The RIPTA-RIDOT proposal — which is embedded in full below — is sure to stoke discussion and likely opposition among transit advocates in the state. Some view RIDOT’s current director, Peter Alviti, with suspicion. When the idea was first floated, it generated pushback from some riders of RIPTA’s buses.
Alviti himself said in an interview with the Boston Globe a few weeks ago that the decision on whether to give his department control of RIPTA would be up to the legislature and governor. But, he said, RIDOT had the bandwidth to do it. He said his department has experience in such things as creating a ferry service and improving rail service in the state. Alviti, who also sits on RIPTA’s board, said criticism of him is misplaced.
Under current law, RIPTA’s CEO is hired by RIPTA’s board members. Those members are in turn appointed by the governor and approved by the Senate. Scott Avedisian, the current CEO, has been under pressure of late, with the head of the union for bus drivers questioning the direction of the agency, and Ruggerio himself calling on Avedisian to resign.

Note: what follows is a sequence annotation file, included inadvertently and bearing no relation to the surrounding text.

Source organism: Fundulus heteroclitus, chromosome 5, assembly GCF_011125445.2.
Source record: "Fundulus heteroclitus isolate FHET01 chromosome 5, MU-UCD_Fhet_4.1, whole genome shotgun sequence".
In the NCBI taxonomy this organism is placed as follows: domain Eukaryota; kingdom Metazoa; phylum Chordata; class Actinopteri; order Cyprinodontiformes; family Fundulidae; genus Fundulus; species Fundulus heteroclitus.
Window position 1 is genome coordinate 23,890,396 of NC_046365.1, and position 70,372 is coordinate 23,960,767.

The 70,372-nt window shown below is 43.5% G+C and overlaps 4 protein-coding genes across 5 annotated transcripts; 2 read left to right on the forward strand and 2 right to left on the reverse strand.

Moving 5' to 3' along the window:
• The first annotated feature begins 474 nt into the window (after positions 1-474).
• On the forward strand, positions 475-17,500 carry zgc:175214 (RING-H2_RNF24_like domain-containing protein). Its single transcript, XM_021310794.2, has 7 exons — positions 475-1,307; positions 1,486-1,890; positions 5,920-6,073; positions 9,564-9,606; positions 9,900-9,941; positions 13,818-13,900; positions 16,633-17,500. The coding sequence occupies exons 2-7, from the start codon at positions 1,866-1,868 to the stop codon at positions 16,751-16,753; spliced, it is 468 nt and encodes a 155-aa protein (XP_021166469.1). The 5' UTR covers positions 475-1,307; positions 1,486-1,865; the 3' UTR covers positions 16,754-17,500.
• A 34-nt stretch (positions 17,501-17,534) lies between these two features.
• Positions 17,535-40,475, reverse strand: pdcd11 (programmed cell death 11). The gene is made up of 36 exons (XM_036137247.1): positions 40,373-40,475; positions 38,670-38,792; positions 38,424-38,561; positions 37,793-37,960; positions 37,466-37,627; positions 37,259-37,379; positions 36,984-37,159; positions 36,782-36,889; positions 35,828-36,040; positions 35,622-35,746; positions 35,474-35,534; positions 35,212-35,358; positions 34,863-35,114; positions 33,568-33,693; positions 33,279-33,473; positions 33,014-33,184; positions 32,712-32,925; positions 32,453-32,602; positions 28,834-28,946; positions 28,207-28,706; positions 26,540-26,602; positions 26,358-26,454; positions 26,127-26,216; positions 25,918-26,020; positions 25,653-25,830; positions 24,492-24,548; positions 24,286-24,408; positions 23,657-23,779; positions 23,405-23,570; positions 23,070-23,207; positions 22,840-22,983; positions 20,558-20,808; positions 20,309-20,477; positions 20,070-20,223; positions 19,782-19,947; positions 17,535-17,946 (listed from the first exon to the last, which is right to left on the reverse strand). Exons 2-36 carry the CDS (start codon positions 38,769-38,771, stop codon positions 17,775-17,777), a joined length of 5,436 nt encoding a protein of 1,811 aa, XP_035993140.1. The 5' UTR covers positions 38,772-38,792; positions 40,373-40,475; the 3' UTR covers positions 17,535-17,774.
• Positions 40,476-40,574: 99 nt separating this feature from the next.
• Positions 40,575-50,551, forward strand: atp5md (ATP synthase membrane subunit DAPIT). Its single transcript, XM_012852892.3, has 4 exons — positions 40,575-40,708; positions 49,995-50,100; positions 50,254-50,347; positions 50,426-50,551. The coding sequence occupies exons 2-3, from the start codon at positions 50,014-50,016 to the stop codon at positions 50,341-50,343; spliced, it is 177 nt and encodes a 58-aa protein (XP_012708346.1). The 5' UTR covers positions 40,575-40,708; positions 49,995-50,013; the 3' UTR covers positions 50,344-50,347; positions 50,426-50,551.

Ruggerio cited issues like a bus driver shortage and fiscal challenges.
RIPTA faces a fiscal cliff in the middle of next year, when federal aid that rained down in the wake of the COVID-19 pandemic runs out. The gap could reach $40 million a year, and mean drastic service reductions if it goes unaddressed, according to RIPTA.
Avedisian’s contract runs through the end of this month, but on Wednesday, RIPTA’s executive compensation committee recommended his contract be extended for a year, with a raise commensurate with one that the bus drivers’ union got, according to RIPTA board chair Normand Benoit. In the meantime, RIPTA would develop a formalized job performance review process, Benoit said.
The vote on the one-year extension would go to the full RIPTA board later this month. The one-year contract would be shorter than Avedisian’s previous contracts, but it would ease the short-term questions about the future of RIPTA’s leadership. It would also give RIPTA a chance to use a soon-to-be developed review process in making its decision.
Benoit, who’s been supportive of Avedisian, said he’s happy with the outcome.
“I think it’s something that makes sense,” Benoit said.